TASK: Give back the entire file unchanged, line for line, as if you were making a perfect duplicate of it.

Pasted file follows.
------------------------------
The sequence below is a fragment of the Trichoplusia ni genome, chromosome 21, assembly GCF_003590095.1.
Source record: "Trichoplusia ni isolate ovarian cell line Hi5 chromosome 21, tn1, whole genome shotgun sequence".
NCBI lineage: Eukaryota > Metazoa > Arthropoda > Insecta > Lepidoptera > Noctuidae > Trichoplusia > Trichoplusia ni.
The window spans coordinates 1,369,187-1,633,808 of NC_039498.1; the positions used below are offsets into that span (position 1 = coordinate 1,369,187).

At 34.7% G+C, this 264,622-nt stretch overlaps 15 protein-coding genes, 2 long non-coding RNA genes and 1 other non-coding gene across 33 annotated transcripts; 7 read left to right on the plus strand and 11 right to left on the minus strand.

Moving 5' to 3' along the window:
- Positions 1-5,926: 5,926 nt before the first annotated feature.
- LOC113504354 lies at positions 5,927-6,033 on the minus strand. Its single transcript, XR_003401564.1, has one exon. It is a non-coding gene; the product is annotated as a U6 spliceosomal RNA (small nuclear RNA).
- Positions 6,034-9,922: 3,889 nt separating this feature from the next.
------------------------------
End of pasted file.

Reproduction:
The sequence below is a fragment of the Trichoplusia ni genome, chromosome 21, assembly GCF_003590095.1.
Source record: "Trichoplusia ni isolate ovarian cell line Hi5 chromosome 21, tn1, whole genome shotgun sequence".
NCBI lineage: Eukaryota > Metazoa > Arthropoda > Insecta > Lepidoptera > Noctuidae > Trichoplusia > Trichoplusia ni.
The window spans coordinates 1,369,187-1,633,808 of NC_039498.1; the positions used below are offsets into that span (position 1 = coordinate 1,369,187).

At 34.7% G+C, this 264,622-nt stretch overlaps 15 protein-coding genes, 2 long non-coding RNA genes and 1 other non-coding gene across 33 annotated transcripts; 7 read left to right on the plus strand and 11 right to left on the minus strand.

Moving 5' to 3' along the window:
- Positions 1-5,926: 5,926 nt before the first annotated feature.
- LOC113504354 lies at positions 5,927-6,033 on the minus strand. Its single transcript, XR_003401564.1, has one exon. It is a non-coding gene; the product is annotated as a U6 spliceosomal RNA (small nuclear RNA).
- Positions 6,034-9,922: 3,889 nt separating this feature from the next.